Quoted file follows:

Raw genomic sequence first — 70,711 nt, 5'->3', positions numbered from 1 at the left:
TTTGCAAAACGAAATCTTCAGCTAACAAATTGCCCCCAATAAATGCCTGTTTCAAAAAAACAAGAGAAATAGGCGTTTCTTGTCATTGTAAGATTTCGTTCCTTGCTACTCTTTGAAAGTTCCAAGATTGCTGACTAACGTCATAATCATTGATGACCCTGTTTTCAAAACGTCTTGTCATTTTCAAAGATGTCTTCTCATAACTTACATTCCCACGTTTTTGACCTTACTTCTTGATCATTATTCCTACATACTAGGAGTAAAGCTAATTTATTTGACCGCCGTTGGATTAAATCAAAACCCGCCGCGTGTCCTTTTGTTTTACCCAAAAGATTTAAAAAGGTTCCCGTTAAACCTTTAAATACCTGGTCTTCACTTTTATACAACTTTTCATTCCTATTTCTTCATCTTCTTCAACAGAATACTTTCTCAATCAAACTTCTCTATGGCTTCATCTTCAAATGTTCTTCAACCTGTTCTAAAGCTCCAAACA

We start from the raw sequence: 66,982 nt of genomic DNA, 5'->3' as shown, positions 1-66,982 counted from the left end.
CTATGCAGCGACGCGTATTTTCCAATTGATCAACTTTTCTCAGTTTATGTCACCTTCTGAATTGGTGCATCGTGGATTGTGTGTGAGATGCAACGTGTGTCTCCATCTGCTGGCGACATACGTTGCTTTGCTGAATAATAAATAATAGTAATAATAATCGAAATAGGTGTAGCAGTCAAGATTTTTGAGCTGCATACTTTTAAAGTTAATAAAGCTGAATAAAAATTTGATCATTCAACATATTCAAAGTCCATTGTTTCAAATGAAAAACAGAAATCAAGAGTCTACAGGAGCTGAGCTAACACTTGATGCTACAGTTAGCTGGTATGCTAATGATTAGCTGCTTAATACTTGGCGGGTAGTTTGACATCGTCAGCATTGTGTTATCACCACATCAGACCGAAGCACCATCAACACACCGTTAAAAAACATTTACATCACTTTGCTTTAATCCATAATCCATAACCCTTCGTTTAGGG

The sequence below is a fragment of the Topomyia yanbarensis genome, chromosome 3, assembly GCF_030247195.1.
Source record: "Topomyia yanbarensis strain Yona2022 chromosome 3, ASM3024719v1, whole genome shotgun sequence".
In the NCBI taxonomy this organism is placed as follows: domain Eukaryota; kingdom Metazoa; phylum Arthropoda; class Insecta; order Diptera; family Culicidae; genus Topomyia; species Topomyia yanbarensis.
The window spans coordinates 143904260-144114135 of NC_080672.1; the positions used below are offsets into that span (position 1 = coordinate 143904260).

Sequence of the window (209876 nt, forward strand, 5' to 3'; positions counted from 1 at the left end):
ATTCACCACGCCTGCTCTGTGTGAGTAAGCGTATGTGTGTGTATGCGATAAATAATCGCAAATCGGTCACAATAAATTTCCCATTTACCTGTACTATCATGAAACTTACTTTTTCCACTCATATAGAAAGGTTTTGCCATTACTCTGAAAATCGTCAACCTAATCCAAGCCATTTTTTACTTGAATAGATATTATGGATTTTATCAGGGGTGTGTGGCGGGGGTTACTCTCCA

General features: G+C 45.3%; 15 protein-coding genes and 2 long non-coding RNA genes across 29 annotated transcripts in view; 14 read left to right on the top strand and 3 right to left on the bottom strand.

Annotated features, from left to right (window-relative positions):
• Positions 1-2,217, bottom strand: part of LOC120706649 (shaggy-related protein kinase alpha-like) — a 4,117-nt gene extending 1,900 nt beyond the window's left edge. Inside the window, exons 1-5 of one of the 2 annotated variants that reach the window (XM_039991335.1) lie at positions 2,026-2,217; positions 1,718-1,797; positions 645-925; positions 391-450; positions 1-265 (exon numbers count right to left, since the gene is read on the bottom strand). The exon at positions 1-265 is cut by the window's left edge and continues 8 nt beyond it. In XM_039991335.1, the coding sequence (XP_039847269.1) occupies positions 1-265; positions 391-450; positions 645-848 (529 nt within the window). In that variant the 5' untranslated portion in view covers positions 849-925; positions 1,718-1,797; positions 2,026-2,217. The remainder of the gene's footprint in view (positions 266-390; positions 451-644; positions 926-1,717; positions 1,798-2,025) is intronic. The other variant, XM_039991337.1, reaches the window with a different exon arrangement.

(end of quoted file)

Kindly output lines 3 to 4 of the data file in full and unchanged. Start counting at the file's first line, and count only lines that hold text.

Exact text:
We start from the raw sequence: 66,982 nt of genomic DNA, 5'->3' as shown, positions 1-66,982 counted from the left end.
CTATGCAGCGACGCGTATTTTCCAATTGATCAACTTTTCTCAGTTTATGTCACCTTCTGAATTGGTGCATCGTGGATTGTGTGTGAGATGCAACGTGTGTCTCCATCTGCTGGCGACATACGTTGCTTTGCTGAATAATAAATAATAGTAATAATAATCGAAATAGGTGTAGCAGTCAAGATTTTTGAGCTGCATACTTTTAAAGTTAATAAAGCTGAATAAAAATTTGATCATTCAACATATTCAAAGTCCATTGTTTCAAATGAAAAACAGAAATCAAGAGTCTACAGGAGCTGAGCTAACACTTGATGCTACAGTTAGCTGGTATGCTAATGATTAGCTGCTTAATACTTGGCGGGTAGTTTGACATCGTCAGCATTGTGTTATCACCACATCAGACCGAAGCACCATCAACACACCGTTAAAAAACATTTACATCACTTTGCTTTAATCCATAATCCATAACCCTTCGTTTAGGG